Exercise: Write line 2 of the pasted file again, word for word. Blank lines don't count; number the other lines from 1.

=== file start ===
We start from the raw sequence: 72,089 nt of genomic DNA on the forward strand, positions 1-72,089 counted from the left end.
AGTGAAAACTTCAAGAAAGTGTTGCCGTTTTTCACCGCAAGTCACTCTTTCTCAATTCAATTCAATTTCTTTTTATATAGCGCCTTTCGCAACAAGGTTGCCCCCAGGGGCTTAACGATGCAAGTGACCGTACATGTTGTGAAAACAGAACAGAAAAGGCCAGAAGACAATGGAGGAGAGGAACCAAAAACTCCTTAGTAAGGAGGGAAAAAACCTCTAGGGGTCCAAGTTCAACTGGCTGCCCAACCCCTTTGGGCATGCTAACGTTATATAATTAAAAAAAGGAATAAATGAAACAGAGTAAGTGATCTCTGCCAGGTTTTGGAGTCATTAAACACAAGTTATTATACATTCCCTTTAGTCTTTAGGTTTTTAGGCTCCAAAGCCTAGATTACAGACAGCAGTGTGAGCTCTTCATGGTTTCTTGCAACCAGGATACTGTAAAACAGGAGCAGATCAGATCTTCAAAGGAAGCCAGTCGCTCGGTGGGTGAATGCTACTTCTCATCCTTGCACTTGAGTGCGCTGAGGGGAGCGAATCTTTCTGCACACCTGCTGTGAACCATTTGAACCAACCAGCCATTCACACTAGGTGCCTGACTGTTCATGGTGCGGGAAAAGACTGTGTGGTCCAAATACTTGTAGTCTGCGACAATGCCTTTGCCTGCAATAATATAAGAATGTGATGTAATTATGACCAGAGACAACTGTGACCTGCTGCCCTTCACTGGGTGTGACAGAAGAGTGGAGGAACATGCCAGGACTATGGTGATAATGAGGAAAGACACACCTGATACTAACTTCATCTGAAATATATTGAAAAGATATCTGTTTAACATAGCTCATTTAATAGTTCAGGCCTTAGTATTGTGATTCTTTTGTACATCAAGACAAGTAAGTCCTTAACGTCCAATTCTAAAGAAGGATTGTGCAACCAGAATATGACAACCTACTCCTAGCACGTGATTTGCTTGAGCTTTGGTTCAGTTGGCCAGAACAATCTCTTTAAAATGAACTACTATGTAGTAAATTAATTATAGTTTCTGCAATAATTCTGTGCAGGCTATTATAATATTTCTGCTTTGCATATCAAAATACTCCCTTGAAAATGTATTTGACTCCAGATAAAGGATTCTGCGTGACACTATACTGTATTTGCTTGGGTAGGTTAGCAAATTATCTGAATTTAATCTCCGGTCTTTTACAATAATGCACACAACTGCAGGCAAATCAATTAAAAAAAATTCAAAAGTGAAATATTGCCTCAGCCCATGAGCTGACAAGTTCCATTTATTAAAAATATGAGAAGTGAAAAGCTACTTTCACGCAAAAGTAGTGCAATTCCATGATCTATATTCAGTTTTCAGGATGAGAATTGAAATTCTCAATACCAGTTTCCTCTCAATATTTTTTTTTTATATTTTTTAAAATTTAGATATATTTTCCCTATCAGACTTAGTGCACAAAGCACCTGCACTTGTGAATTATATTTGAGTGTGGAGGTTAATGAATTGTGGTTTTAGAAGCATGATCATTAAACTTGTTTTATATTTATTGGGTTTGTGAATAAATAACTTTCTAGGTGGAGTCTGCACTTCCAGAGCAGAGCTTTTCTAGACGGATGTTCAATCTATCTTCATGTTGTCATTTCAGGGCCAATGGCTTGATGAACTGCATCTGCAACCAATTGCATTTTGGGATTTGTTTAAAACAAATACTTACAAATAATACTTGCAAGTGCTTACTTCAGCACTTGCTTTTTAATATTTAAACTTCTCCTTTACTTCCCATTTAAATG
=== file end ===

AGTGAAAACTTCAAGAAAGTGTTGCCGTTTTTCACCGCAAGTCACTCTTTCTCAATTCAATTCAATTTCTTTTTATATAGCGCCTTTCGCAACAAGGTTGCCCCCAGGGGCTTAACGATGCAAGTGACCGTACATGTTGTGAAAACAGAACAGAAAAGGCCAGAAGACAATGGAGGAGAGGAACCAAAAACTCCTTAGTAAGGAGGGAAAAAACCTCTAGGGGTCCAAGTTCAACTGGCTGCCCAACCCCTTTGGGCATGCTAACGTTATATAATTAAAAAAAGGAATAAATGAAACAGAGTAAGTGATCTCTGCCAGGTTTTGGAGTCATTAAACACAAGTTATTATACATTCCCTTTAGTCTTTAGGTTTTTAGGCTCCAAAGCCTAGATTACAGACAGCAGTGTGAGCTCTTCATGGTTTCTTGCAACCAGGATACTGTAAAACAGGAGCAGATCAGATCTTCAAAGGAAGCCAGTCGCTCGGTGGGTGAATGCTACTTCTCATCCTTGCACTTGAGTGCGCTGAGGGGAGCGAATCTTTCTGCACACCTGCTGTGAACCATTTGAACCAACCAGCCATTCACACTAGGTGCCTGACTGTTCATGGTGCGGGAAAAGACTGTGTGGTCCAAATACTTGTAGTCTGCGACAATGCCTTTGCCTGCAATAATATAAGAATGTGATGTAATTATGACCAGAGACAACTGTGACCTGCTGCCCTTCACTGGGTGTGACAGAAGAGTGGAGGAACATGCCAGGACTATGGTGATAATGAGGAAAGACACACCTGATACTAACTTCATCTGAAATATATTGAAAAGATATCTGTTTAACATAGCTCATTTAATAGTTCAGGCCTTAGTATTGTGATTCTTTTGTACATCAAGACAAGTAAGTCCTTAACGTCCAATTCTAAAGAAGGATTGTGCAACCAGAATATGACAACCTACTCCTAGCACGTGATTTGCTTGAGCTTTGGTTCAGTTGGCCAGAACAATCTCTTTAAAATGAACTACTATGTAGTAAATTAATTATAGTTTCTGCAATAATTCTGTGCAGGCTATTATAATATTTCTGCTTTGCATATCAAAATACTCCCTTGAAAATGTATTTGACTCCAGATAAAGGATTCTGCGTGACACTATACTGTATTTGCTTGGGTAGGTTAGCAAATTATCTGAATTTAATCTCCGGTCTTTTACAATAATGCACACAACTGCAGGCAAATCAATTAAAAAAAATTCAAAAGTGAAATATTGCCTCAGCCCATGAGCTGACAAGTTCCATTTATTAAAAATATGAGAAGTGAAAAGCTACTTTCACGCAAAAGTAGTGCAATTCCATGATCTATATTCAGTTTTCAGGATGAGAATTGAAATTCTCAATACCAGTTTCCTCTCAATATTTTTTTTTTATATTTTTTAAAATTTAGATATATTTTCCCTATCAGACTTAGTGCACAAAGCACCTGCACTTGTGAATTATATTTGAGTGTGGAGGTTAATGAATTGTGGTTTTAGAAGCATGATCATTAAACTTGTTTTATATTTATTGGGTTTGTGAATAAATAACTTTCTAGGTGGAGTCTGCACTTCCAGAGCAGAGCTTTTCTAGACGGATGTTCAATCTATCTTCATGTTGTCATTTCAGGGCCAATGGCTTGATGAACTGCATCTGCAACCAATTGCATTTTGGGATTTGTTTAAAACAAATACTTACAAATAATACTTGCAAGTGCTTACTTCAGCACTTGCTTTTTAATATTTAAACTTCTCCTTTACTTCCCATTTAAATG